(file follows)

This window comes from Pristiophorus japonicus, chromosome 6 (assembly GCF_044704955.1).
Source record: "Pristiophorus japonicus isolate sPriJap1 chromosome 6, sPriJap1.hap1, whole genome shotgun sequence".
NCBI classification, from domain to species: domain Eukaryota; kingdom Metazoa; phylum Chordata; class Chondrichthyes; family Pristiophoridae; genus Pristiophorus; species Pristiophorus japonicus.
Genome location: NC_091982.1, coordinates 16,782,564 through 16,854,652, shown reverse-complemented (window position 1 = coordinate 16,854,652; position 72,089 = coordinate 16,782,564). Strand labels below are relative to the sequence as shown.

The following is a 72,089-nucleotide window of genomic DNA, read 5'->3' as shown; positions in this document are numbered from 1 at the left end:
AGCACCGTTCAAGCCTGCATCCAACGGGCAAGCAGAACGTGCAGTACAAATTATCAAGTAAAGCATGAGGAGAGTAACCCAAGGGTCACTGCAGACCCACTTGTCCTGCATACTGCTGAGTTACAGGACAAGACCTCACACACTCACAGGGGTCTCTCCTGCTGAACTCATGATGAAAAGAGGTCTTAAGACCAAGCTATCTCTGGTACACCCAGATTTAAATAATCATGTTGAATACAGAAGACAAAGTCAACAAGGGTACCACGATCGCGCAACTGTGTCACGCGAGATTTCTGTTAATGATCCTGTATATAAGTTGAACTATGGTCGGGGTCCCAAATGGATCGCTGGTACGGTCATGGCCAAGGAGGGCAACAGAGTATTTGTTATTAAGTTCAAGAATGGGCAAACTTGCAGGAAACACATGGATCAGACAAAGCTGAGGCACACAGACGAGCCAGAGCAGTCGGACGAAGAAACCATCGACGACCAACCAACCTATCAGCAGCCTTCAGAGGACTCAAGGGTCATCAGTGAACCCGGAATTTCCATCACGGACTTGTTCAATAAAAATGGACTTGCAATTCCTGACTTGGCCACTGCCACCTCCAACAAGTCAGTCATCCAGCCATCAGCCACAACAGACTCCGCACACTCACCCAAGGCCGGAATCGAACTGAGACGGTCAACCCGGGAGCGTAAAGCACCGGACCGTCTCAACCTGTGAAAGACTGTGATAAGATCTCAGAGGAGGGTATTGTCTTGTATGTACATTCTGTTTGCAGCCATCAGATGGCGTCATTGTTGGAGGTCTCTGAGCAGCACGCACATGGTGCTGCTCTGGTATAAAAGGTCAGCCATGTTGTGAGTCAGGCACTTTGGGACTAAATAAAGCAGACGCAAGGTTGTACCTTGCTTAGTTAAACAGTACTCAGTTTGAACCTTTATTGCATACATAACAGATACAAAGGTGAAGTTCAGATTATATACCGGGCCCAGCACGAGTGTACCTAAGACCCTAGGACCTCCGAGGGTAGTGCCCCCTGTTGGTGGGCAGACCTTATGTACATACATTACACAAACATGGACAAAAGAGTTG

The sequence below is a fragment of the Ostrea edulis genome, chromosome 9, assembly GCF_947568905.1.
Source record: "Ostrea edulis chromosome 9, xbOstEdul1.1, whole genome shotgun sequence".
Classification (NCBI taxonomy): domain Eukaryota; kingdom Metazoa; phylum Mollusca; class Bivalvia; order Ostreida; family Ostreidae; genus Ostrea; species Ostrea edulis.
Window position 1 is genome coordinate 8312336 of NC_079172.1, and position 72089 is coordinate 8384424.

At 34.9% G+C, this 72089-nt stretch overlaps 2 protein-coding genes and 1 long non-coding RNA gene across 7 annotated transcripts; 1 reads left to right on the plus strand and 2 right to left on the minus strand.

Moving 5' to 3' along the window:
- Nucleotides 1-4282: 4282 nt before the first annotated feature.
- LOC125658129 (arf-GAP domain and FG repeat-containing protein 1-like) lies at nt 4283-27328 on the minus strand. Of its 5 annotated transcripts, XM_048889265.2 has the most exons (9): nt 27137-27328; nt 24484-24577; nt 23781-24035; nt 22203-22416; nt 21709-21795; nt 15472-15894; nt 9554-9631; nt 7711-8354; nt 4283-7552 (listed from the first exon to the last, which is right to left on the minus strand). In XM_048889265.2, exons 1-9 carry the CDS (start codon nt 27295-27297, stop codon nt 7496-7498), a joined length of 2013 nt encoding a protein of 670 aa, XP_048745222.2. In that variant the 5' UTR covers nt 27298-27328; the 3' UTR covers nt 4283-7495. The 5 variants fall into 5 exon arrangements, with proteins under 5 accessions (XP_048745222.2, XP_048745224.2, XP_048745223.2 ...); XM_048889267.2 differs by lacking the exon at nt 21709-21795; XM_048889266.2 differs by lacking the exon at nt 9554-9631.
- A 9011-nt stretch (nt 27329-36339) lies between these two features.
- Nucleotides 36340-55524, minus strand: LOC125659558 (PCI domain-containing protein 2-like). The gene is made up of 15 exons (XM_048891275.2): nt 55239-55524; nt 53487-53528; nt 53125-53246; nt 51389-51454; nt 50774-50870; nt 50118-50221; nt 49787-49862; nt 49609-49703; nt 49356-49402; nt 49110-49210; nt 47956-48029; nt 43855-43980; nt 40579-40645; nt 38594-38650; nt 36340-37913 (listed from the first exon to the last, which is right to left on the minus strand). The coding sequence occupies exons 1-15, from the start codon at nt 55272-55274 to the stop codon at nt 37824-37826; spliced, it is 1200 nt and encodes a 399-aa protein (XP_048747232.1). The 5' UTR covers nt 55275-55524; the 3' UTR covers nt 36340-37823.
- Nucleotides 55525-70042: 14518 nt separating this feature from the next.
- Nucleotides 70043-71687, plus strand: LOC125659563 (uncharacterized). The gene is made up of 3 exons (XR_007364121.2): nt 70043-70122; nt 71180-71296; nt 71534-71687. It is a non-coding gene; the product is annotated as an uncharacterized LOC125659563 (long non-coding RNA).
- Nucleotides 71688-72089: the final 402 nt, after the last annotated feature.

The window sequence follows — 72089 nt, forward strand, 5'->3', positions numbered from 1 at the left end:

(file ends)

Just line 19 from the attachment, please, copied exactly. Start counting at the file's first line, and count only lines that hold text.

- Nucleotides 71688-72089: the final 402 nt, after the last annotated feature.